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Special Communication
July 2013

The Blinding of the Lawgiver Zaleukos on a 16th-Century German Medal

Author Affiliations
  • 1Department of Ophthalmology, New York Eye and Ear Infirmary, New York, New York
  • 2New York Medical College, New York, New York
  • 3American Numismatic Society, New York, New York

Copyright 2013 American Medical Association. All Rights Reserved. Applicable FARS/DFARS Restrictions Apply to Government Use.

JAMA Ophthalmol. 2013;131(7):937-940. doi:10.1001/2013.jamaophthalmol.324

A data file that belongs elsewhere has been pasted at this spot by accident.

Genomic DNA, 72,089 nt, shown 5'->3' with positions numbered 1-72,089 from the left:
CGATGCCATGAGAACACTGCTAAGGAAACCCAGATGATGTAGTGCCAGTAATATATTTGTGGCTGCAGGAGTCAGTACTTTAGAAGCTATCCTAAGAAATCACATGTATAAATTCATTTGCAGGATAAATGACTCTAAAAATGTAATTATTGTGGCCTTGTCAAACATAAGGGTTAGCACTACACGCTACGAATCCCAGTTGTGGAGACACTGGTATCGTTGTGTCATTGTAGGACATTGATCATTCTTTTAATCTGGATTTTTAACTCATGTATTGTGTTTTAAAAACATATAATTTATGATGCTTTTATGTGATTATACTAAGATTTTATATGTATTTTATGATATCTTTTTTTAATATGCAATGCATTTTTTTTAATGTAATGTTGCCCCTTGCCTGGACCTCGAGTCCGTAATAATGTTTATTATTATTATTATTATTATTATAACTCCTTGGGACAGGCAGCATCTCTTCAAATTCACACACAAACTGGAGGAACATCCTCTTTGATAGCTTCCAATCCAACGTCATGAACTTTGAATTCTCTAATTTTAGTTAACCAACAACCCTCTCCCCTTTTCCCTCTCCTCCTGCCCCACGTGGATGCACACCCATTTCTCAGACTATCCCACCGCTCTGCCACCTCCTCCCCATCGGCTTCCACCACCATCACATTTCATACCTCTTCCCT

A rare 16th-century German medal offers insight into the violent loss of sight as a morality tale in both antiquity and the Renaissance. On one side of the medal (Figure 1A), there is a graphic scene depicting the partial blinding of the ancient Greek lawgiver Zaleukos and his son. The reverse (Figure 1B) depicts another ancient figure, the Persian King Cambyses, ordering a man to sit on a chair covered by a skin. The medal is uninscribed, cast in silver, and 52 mm in diameter (catalog No. XIV.48).1

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